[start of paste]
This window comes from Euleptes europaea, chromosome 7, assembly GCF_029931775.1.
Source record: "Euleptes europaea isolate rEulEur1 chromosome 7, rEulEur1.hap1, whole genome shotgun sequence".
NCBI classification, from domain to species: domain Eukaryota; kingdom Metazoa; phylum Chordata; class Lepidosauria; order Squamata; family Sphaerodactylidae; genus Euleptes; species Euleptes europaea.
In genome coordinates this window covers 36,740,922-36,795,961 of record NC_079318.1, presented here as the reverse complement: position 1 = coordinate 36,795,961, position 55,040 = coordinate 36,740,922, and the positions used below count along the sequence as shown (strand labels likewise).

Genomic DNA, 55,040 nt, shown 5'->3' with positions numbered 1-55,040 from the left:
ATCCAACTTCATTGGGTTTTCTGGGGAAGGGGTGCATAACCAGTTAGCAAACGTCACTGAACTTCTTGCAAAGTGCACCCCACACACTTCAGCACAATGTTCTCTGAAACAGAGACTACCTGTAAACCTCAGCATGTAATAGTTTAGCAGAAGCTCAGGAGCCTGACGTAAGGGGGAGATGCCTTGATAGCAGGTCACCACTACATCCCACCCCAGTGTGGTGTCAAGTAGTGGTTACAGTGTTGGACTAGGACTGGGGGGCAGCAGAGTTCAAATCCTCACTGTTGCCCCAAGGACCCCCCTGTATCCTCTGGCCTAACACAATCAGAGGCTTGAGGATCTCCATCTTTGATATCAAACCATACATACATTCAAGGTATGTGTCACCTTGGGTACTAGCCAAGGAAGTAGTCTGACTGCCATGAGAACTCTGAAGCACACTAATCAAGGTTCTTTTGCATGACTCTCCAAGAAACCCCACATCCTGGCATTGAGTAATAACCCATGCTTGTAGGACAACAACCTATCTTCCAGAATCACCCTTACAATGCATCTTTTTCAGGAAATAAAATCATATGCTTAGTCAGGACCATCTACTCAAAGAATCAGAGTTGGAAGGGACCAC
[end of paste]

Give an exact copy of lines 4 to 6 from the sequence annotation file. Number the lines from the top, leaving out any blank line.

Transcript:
In genome coordinates this window covers 36,740,922-36,795,961 of record NC_079318.1, presented here as the reverse complement: position 1 = coordinate 36,795,961, position 55,040 = coordinate 36,740,922, and the positions used below count along the sequence as shown (strand labels likewise).

Genomic DNA, 55,040 nt, shown 5'->3' with positions numbered 1-55,040 from the left:
ATCCAACTTCATTGGGTTTTCTGGGGAAGGGGTGCATAACCAGTTAGCAAACGTCACTGAACTTCTTGCAAAGTGCACCCCACACACTTCAGCACAATGTTCTCTGAAACAGAGACTACCTGTAAACCTCAGCATGTAATAGTTTAGCAGAAGCTCAGGAGCCTGACGTAAGGGGGAGATGCCTTGATAGCAGGTCACCACTACATCCCACCCCAGTGTGGTGTCAAGTAGTGGTTACAGTGTTGGACTAGGACTGGGGGGCAGCAGAGTTCAAATCCTCACTGTTGCCCCAAGGACCCCCCTGTATCCTCTGGCCTAACACAATCAGAGGCTTGAGGATCTCCATCTTTGATATCAAACCATACATACATTCAAGGTATGTGTCACCTTGGGTACTAGCCAAGGAAGTAGTCTGACTGCCATGAGAACTCTGAAGCACACTAATCAAGGTTCTTTTGCATGACTCTCCAAGAAACCCCACATCCTGGCATTGAGTAATAACCCATGCTTGTAGGACAACAACCTATCTTCCAGAATCACCCTTACAATGCATCTTTTTCAGGAAATAAAATCATATGCTTAGTCAGGACCATCTACTCAAAGAATCAGAGTTGGAAGGGACCAC